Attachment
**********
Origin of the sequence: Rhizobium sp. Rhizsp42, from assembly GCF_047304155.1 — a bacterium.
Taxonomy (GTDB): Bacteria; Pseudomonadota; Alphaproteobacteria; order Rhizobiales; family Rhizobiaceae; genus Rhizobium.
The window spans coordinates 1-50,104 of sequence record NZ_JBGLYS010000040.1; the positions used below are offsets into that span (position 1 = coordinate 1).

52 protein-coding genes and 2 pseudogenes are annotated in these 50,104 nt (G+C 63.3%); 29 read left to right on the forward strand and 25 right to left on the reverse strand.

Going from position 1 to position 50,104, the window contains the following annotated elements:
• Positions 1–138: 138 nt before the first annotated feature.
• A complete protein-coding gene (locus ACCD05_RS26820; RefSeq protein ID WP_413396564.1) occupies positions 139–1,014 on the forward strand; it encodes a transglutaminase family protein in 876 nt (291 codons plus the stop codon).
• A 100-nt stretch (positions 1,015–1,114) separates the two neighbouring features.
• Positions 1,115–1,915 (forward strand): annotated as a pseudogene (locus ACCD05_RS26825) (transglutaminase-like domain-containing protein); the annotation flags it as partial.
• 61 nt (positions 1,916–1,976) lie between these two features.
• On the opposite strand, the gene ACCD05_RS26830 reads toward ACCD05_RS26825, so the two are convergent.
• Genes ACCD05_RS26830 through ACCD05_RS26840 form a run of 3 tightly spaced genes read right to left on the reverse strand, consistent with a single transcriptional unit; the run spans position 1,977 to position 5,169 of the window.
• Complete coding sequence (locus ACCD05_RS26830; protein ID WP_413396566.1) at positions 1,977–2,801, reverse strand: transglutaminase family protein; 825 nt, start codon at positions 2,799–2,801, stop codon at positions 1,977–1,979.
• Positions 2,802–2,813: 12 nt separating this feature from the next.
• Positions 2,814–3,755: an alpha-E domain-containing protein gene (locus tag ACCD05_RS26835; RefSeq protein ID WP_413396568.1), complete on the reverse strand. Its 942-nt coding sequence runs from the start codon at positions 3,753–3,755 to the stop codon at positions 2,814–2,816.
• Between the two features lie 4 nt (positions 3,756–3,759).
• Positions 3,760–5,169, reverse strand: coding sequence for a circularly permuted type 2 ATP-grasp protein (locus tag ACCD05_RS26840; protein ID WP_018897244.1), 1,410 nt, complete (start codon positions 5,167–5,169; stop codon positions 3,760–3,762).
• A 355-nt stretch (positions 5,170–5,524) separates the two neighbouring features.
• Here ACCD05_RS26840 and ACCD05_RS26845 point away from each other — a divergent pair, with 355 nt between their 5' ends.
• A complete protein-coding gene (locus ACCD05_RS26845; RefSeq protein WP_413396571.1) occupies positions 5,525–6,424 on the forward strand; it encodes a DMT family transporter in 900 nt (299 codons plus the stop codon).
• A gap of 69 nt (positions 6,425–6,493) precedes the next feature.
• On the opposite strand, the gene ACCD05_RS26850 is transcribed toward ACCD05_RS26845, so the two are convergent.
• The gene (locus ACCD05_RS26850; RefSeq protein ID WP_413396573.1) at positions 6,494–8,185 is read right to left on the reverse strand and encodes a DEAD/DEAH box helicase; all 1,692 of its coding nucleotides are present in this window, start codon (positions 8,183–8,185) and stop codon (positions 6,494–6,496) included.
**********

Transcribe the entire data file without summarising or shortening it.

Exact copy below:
Origin of the sequence: Rhizobium sp. Rhizsp42, from assembly GCF_047304155.1 — a bacterium.
Taxonomy (GTDB): Bacteria; Pseudomonadota; Alphaproteobacteria; order Rhizobiales; family Rhizobiaceae; genus Rhizobium.
The window spans coordinates 1-50,104 of sequence record NZ_JBGLYS010000040.1; the positions used below are offsets into that span (position 1 = coordinate 1).

52 protein-coding genes and 2 pseudogenes are annotated in these 50,104 nt (G+C 63.3%); 29 read left to right on the forward strand and 25 right to left on the reverse strand.

Going from position 1 to position 50,104, the window contains the following annotated elements:
• Positions 1–138: 138 nt before the first annotated feature.
• A complete protein-coding gene (locus ACCD05_RS26820; RefSeq protein ID WP_413396564.1) occupies positions 139–1,014 on the forward strand; it encodes a transglutaminase family protein in 876 nt (291 codons plus the stop codon).
• A 100-nt stretch (positions 1,015–1,114) separates the two neighbouring features.
• Positions 1,115–1,915 (forward strand): annotated as a pseudogene (locus ACCD05_RS26825) (transglutaminase-like domain-containing protein); the annotation flags it as partial.
• 61 nt (positions 1,916–1,976) lie between these two features.
• On the opposite strand, the gene ACCD05_RS26830 reads toward ACCD05_RS26825, so the two are convergent.
• Genes ACCD05_RS26830 through ACCD05_RS26840 form a run of 3 tightly spaced genes read right to left on the reverse strand, consistent with a single transcriptional unit; the run spans position 1,977 to position 5,169 of the window.
• Complete coding sequence (locus ACCD05_RS26830; protein ID WP_413396566.1) at positions 1,977–2,801, reverse strand: transglutaminase family protein; 825 nt, start codon at positions 2,799–2,801, stop codon at positions 1,977–1,979.
• Positions 2,802–2,813: 12 nt separating this feature from the next.
• Positions 2,814–3,755: an alpha-E domain-containing protein gene (locus tag ACCD05_RS26835; RefSeq protein ID WP_413396568.1), complete on the reverse strand. Its 942-nt coding sequence runs from the start codon at positions 3,753–3,755 to the stop codon at positions 2,814–2,816.
• Between the two features lie 4 nt (positions 3,756–3,759).
• Positions 3,760–5,169, reverse strand: coding sequence for a circularly permuted type 2 ATP-grasp protein (locus tag ACCD05_RS26840; protein ID WP_018897244.1), 1,410 nt, complete (start codon positions 5,167–5,169; stop codon positions 3,760–3,762).
• A 355-nt stretch (positions 5,170–5,524) separates the two neighbouring features.
• Here ACCD05_RS26840 and ACCD05_RS26845 point away from each other — a divergent pair, with 355 nt between their 5' ends.
• A complete protein-coding gene (locus ACCD05_RS26845; RefSeq protein WP_413396571.1) occupies positions 5,525–6,424 on the forward strand; it encodes a DMT family transporter in 900 nt (299 codons plus the stop codon).
• A gap of 69 nt (positions 6,425–6,493) precedes the next feature.
• On the opposite strand, the gene ACCD05_RS26850 is transcribed toward ACCD05_RS26845, so the two are convergent.
• The gene (locus ACCD05_RS26850; RefSeq protein ID WP_413396573.1) at positions 6,494–8,185 is read right to left on the reverse strand and encodes a DEAD/DEAH box helicase; all 1,692 of its coding nucleotides are present in this window, start codon (positions 8,183–8,185) and stop codon (positions 6,494–6,496) included.